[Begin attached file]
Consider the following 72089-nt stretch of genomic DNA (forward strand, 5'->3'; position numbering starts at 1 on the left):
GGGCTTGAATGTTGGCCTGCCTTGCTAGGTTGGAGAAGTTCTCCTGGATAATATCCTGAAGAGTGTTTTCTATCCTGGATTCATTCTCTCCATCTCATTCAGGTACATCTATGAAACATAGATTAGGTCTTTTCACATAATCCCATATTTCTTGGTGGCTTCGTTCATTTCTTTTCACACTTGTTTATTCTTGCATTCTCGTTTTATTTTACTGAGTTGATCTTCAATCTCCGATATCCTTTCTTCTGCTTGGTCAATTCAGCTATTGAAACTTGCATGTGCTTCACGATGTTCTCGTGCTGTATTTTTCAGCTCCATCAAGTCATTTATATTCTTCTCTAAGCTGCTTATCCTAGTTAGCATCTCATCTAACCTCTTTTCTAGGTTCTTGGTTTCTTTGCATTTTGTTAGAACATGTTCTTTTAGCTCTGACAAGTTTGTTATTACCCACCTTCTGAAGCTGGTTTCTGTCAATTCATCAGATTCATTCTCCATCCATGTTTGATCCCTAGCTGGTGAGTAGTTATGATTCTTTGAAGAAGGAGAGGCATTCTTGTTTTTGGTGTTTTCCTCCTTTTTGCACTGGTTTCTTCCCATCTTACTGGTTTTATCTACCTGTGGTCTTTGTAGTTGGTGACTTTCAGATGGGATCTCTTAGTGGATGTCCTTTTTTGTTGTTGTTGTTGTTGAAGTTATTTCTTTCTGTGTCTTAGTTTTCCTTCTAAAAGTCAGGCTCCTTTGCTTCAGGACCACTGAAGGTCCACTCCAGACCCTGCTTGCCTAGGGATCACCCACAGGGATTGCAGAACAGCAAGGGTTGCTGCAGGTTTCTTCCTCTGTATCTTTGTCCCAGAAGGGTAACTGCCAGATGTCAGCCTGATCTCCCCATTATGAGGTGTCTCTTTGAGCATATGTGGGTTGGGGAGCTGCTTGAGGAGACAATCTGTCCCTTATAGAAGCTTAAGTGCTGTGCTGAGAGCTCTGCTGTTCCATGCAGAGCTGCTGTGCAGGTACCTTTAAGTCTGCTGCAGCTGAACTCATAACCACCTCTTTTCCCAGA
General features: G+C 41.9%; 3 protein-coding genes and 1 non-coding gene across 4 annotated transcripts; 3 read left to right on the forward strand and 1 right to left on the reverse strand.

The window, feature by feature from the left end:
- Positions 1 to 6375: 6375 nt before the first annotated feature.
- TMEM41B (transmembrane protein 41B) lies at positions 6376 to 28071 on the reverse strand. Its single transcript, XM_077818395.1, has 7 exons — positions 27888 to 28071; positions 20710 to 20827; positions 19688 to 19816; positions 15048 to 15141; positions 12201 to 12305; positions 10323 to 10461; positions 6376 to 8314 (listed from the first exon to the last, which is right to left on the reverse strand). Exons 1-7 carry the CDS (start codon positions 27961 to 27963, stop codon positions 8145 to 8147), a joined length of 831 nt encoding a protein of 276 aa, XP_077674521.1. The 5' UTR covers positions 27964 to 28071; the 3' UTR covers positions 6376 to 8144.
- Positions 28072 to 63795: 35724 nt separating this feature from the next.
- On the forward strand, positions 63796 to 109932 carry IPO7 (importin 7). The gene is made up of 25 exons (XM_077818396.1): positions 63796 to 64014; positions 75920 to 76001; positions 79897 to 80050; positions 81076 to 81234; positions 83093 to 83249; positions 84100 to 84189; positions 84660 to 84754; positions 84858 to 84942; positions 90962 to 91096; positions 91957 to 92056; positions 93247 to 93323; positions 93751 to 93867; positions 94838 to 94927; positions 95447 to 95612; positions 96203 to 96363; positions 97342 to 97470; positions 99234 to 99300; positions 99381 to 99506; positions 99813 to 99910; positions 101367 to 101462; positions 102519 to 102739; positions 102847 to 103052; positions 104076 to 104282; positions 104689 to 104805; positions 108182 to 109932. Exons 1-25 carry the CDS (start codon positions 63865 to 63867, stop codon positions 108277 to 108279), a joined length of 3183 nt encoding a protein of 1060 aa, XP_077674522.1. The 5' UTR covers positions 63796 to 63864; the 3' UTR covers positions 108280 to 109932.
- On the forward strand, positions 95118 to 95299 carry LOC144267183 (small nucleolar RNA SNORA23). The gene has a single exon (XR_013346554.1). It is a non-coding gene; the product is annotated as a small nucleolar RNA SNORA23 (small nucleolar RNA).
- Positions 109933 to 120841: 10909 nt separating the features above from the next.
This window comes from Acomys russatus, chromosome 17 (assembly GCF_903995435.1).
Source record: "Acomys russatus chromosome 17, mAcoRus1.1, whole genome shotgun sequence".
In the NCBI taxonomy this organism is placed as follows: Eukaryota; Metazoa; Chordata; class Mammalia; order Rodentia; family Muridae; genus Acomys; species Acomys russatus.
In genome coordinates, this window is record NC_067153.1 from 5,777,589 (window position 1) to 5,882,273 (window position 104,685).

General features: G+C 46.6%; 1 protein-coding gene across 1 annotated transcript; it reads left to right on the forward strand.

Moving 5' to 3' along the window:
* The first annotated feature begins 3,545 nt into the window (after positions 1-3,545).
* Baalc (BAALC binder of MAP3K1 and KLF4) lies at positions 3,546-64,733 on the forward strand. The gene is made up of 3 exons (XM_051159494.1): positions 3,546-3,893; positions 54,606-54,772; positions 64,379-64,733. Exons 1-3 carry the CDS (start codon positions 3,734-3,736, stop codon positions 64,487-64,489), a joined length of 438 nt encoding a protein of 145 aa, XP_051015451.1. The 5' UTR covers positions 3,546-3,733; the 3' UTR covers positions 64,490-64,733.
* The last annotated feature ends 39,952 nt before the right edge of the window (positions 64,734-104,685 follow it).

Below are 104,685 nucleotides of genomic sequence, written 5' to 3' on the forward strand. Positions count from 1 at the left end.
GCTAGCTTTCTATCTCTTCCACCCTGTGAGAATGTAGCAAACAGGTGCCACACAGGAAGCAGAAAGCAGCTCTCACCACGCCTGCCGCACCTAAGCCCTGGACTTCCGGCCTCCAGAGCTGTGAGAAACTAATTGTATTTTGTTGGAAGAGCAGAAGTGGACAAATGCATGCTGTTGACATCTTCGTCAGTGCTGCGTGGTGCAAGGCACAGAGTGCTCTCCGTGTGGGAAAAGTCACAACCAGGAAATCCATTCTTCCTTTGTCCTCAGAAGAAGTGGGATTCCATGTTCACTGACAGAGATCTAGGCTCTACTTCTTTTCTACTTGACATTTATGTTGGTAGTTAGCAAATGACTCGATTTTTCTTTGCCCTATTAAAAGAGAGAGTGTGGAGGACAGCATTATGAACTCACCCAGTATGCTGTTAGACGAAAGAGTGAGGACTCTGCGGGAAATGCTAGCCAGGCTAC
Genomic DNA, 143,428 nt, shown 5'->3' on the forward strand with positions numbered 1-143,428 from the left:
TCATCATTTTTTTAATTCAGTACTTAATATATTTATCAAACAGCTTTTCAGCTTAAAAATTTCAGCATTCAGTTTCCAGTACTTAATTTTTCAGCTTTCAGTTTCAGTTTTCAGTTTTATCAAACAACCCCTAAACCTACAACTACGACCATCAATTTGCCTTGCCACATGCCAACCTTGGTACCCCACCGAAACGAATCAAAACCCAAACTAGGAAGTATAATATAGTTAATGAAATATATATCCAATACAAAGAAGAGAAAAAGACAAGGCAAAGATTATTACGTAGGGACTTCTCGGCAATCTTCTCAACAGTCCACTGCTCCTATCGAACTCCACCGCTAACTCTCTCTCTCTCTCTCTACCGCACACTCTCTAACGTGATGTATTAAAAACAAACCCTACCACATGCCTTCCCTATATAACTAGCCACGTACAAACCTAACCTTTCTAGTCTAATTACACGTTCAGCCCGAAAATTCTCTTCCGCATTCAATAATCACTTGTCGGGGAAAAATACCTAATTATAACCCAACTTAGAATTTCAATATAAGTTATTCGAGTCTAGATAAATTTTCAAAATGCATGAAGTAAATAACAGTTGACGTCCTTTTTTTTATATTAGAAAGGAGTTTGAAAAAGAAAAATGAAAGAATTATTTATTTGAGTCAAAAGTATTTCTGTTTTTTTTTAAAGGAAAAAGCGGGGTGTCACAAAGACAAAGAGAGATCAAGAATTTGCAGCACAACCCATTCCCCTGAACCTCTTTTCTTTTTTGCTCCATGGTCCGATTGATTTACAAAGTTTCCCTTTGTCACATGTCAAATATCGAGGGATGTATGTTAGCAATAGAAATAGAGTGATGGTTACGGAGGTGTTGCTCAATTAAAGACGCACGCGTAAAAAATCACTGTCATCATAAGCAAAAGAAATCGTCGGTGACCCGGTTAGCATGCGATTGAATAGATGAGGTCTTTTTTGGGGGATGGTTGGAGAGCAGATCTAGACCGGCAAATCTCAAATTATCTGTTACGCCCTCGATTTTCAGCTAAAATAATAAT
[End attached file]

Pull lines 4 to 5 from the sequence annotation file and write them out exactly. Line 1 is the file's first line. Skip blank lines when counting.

The window, feature by feature from the left end:
- Positions 1 to 6375: 6375 nt before the first annotated feature.